Walking around Blind

For me, one of the most difficult aspects of running a business is that you will never have good information to take decisions. You will walk around blind most of the time.

Of course, I keep track of many metrics, the obvious ones (new customers per day, monthly revenue) and the domain-specific ones (like diagnostic accuracy or repair success rates split by camera models).

But you only can track what users do, and the most important information is about what people doesn’t do and why, from people that will not even become users, or from users that give up because your product sucks. But at the end, there is no easy way for you to know why your product doesn’t get noticed or sucks.

Therefore, the information that you collect tends to be heavily biased towards confirming what you already know, rather than telling you what you ignore or what needs to be fixed.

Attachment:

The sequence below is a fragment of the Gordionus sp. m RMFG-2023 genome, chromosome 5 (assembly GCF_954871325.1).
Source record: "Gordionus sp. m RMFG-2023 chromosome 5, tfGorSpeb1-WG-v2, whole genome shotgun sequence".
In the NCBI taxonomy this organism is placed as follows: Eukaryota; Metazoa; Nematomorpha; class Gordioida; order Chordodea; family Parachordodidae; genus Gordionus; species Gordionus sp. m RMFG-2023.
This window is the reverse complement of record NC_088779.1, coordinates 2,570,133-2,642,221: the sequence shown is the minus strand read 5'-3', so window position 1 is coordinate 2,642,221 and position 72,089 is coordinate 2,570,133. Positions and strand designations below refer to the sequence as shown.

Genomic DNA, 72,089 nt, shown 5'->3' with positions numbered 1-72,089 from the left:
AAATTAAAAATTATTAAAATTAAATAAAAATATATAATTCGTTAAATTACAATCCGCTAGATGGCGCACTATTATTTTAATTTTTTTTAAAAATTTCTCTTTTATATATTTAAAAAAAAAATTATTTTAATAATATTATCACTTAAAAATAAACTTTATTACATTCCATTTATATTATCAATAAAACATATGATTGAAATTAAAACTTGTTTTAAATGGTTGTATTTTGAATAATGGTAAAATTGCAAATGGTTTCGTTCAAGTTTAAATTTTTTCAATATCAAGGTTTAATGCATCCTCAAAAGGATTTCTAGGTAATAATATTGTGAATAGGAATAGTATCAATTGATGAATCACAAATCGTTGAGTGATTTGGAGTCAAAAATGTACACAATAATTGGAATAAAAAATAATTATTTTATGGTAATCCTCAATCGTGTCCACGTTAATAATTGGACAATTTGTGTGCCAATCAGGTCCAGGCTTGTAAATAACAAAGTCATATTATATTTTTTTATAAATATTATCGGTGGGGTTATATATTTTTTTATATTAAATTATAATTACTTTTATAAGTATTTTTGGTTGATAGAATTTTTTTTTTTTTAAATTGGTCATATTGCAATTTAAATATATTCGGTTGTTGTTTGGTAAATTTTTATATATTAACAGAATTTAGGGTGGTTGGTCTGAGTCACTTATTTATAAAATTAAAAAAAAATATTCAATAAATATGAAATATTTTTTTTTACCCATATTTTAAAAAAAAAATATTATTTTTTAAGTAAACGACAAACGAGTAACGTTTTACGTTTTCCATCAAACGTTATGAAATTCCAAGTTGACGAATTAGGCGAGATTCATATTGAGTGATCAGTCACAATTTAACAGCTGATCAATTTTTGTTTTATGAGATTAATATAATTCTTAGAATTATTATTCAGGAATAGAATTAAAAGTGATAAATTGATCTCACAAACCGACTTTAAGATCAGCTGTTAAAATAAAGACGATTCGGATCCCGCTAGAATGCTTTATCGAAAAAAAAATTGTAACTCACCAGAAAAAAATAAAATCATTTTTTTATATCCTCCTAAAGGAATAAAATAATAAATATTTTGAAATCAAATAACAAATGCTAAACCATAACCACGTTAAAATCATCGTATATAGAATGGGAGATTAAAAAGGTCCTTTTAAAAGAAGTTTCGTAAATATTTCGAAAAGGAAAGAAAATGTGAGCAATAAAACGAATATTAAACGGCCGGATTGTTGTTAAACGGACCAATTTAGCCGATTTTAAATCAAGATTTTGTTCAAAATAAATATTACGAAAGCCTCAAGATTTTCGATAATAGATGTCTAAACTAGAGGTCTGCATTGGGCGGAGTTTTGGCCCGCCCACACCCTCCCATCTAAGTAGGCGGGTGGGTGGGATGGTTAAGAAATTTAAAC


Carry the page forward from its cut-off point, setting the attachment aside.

One example: Localization
Our Repair Service is currently only available in English. In Aero Quartet we have also native French and Spanish people, so we would like to make the service available in those languages, and also in German (we’ll need to hire for that). Now I need to make numbers and figure out how much growth I can expect from localization in FR, ES and DE.

I know that exactly 7.4% of my customers are in french-speaking countries or regions. Easy.
But the really interesting figure is how many would-be customers are turned away because the service is not in French. And that figure is not something I can measure, because people searching for “r├ęparer fichier XDCAM” will never find us or contact us in the first place.

Therefore, to take the right decisions, I will try to look at it from different perspectives, and take calculated risks, just like a blind person compensating with other senses.